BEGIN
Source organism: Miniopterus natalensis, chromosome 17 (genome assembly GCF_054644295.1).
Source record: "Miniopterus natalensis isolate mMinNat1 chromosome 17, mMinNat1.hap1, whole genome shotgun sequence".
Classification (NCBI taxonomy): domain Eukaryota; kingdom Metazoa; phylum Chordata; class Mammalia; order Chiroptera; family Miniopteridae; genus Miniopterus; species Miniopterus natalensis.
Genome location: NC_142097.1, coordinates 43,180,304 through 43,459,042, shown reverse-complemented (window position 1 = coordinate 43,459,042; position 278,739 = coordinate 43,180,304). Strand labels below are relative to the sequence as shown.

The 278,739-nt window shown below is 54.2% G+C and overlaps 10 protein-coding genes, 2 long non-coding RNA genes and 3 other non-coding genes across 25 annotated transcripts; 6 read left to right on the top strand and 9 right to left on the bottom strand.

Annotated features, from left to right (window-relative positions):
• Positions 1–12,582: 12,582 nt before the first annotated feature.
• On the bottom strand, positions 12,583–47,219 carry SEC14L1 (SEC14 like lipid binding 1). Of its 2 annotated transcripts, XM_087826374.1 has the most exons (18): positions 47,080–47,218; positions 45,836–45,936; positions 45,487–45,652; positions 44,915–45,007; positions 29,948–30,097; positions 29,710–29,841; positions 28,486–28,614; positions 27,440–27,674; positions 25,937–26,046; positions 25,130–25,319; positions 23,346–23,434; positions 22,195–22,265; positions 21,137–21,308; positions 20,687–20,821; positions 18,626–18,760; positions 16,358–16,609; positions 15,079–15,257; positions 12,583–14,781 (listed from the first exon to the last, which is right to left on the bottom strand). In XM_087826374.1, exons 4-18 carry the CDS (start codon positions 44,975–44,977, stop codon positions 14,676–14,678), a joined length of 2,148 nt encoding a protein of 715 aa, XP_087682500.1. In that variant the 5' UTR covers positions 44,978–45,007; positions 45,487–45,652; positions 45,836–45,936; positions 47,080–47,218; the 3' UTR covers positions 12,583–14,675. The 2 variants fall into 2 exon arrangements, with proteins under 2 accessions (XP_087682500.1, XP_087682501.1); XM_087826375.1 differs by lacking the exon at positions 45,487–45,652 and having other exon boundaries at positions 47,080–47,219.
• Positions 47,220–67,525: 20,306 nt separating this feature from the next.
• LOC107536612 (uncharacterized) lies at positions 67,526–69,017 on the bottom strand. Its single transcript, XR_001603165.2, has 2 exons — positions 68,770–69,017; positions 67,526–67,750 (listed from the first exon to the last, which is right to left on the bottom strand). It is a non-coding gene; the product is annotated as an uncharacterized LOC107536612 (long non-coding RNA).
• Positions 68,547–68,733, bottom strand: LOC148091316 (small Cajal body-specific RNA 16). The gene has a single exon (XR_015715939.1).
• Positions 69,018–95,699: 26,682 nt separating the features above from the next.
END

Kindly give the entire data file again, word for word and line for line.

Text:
Source organism: Miniopterus natalensis, chromosome 17 (genome assembly GCF_054644295.1).
Source record: "Miniopterus natalensis isolate mMinNat1 chromosome 17, mMinNat1.hap1, whole genome shotgun sequence".
Classification (NCBI taxonomy): domain Eukaryota; kingdom Metazoa; phylum Chordata; class Mammalia; order Chiroptera; family Miniopteridae; genus Miniopterus; species Miniopterus natalensis.
Genome location: NC_142097.1, coordinates 43,180,304 through 43,459,042, shown reverse-complemented (window position 1 = coordinate 43,459,042; position 278,739 = coordinate 43,180,304). Strand labels below are relative to the sequence as shown.

The 278,739-nt window shown below is 54.2% G+C and overlaps 10 protein-coding genes, 2 long non-coding RNA genes and 3 other non-coding genes across 25 annotated transcripts; 6 read left to right on the top strand and 9 right to left on the bottom strand.

Annotated features, from left to right (window-relative positions):
• Positions 1–12,582: 12,582 nt before the first annotated feature.
• On the bottom strand, positions 12,583–47,219 carry SEC14L1 (SEC14 like lipid binding 1). Of its 2 annotated transcripts, XM_087826374.1 has the most exons (18): positions 47,080–47,218; positions 45,836–45,936; positions 45,487–45,652; positions 44,915–45,007; positions 29,948–30,097; positions 29,710–29,841; positions 28,486–28,614; positions 27,440–27,674; positions 25,937–26,046; positions 25,130–25,319; positions 23,346–23,434; positions 22,195–22,265; positions 21,137–21,308; positions 20,687–20,821; positions 18,626–18,760; positions 16,358–16,609; positions 15,079–15,257; positions 12,583–14,781 (listed from the first exon to the last, which is right to left on the bottom strand). In XM_087826374.1, exons 4-18 carry the CDS (start codon positions 44,975–44,977, stop codon positions 14,676–14,678), a joined length of 2,148 nt encoding a protein of 715 aa, XP_087682500.1. In that variant the 5' UTR covers positions 44,978–45,007; positions 45,487–45,652; positions 45,836–45,936; positions 47,080–47,218; the 3' UTR covers positions 12,583–14,675. The 2 variants fall into 2 exon arrangements, with proteins under 2 accessions (XP_087682500.1, XP_087682501.1); XM_087826375.1 differs by lacking the exon at positions 45,487–45,652 and having other exon boundaries at positions 47,080–47,219.
• Positions 47,220–67,525: 20,306 nt separating this feature from the next.
• LOC107536612 (uncharacterized) lies at positions 67,526–69,017 on the bottom strand. Its single transcript, XR_001603165.2, has 2 exons — positions 68,770–69,017; positions 67,526–67,750 (listed from the first exon to the last, which is right to left on the bottom strand). It is a non-coding gene; the product is annotated as an uncharacterized LOC107536612 (long non-coding RNA).
• Positions 68,547–68,733, bottom strand: LOC148091316 (small Cajal body-specific RNA 16). The gene has a single exon (XR_015715939.1).
• Positions 69,018–95,699: 26,682 nt separating the features above from the next.